There are other, faster ways for B cells to get activated in an emergency situation such as severe infection, says Woodruff. He studies a process by which the B cells skip some of the quality control steps to make tons of antibodies right away. Woodruff and his colleagues have seen this fast-acting process at work in people with lupus, in which the autoantibodies circulating in the blood attack bodily tissues, causing pain, swelling and damage. The most common autoantibody in lupus attacks the cells’ own DNA.
Woodruff and others have also seen a similar process in patients with severe COVID-19, hinting that their bodies could be primed to let autoantibodies into the bloodstream.
What do autoantibodies have to do with severe COVID-19?
Researchers at Yale University in New Haven, Connecticut, checked the blood of 194 people with COVID-19 for 2,770 different autoantibodies, and found way more than the usual amount, according to a preprint that has not yet been reviewed by other scientists. People with severe COVID-19 had the most. Moreover, when the researchers administered similar autoantibodies to mice before infecting them with COVID-19, the mice got sicker than animals that received only the virus.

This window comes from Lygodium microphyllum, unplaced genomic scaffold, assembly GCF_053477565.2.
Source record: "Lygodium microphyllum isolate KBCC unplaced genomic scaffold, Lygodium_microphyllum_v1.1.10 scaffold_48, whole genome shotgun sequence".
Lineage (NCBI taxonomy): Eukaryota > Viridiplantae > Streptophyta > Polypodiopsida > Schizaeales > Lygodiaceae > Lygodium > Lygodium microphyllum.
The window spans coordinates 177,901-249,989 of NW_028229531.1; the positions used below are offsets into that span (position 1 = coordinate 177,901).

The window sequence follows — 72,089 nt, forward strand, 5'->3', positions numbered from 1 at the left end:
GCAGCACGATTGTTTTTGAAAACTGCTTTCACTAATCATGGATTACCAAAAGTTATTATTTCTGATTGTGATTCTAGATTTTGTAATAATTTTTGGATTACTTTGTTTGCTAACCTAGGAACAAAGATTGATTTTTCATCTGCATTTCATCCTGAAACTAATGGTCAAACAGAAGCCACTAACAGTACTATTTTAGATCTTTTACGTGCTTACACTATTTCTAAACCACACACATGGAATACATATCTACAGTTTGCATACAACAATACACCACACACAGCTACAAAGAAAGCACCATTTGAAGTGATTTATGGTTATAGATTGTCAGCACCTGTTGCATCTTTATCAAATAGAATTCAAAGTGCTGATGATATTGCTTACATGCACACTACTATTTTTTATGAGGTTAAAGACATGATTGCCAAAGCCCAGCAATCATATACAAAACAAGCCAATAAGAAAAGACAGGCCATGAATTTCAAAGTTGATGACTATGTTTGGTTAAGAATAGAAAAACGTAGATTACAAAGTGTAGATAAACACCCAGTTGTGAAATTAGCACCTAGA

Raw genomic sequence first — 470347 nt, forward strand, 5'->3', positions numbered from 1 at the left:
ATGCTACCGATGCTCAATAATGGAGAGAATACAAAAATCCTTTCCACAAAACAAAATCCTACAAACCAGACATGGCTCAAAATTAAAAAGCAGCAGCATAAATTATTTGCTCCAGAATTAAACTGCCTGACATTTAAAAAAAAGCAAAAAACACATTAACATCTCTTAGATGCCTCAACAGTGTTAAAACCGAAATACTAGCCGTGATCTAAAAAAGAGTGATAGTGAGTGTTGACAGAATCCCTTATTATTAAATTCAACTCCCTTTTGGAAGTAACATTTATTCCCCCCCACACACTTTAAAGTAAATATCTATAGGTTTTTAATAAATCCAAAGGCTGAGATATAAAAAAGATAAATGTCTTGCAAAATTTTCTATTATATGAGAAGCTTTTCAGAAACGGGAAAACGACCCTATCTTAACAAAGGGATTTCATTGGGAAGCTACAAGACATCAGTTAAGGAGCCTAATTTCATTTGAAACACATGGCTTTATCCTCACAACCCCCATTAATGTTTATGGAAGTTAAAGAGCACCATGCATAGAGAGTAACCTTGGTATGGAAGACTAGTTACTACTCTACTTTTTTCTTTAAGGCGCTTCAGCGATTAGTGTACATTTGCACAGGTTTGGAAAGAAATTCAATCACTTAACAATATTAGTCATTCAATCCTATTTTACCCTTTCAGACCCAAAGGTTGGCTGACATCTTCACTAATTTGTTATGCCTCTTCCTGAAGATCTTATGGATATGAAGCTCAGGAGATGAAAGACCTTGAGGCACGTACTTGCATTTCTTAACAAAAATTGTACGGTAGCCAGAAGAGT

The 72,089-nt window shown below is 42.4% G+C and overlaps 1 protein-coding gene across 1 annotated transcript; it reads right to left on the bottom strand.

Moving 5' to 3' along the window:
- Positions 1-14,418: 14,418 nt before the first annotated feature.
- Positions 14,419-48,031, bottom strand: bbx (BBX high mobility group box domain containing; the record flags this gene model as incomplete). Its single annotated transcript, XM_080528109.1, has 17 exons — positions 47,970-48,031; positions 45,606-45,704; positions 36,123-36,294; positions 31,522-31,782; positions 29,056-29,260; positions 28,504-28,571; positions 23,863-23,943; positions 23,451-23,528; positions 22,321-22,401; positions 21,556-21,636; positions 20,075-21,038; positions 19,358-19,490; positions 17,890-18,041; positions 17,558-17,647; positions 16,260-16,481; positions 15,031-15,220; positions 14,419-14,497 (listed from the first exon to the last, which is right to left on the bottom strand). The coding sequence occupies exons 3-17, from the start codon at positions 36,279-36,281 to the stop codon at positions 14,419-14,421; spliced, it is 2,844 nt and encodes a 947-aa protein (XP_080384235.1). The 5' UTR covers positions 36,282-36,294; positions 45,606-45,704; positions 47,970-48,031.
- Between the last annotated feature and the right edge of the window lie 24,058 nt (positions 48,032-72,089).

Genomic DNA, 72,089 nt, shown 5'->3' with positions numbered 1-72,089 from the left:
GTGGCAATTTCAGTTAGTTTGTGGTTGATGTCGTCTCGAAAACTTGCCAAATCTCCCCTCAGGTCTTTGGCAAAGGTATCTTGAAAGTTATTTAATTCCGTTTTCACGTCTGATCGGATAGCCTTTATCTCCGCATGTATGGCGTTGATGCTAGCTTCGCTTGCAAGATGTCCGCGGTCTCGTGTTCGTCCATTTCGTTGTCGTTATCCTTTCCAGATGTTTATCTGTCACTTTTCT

The antibodies in people with severe COVID-19 included ones against several parts of the immune system, such as signalling molecules called cytokines and proteins on the surface of immune cells. Antibodies against a class of cytokine called interferons, for example, were present in more than 5% of the hospitalised COVID-19 patients. These interferons are an “alarm signal” that tells cells to fight back against viruses, says Jean-Laurent Casanova, a paediatric immunologist at the Rockefeller University in New York. So if interferons are inactivated by the autoantibodies, that alarm signal could be blunted.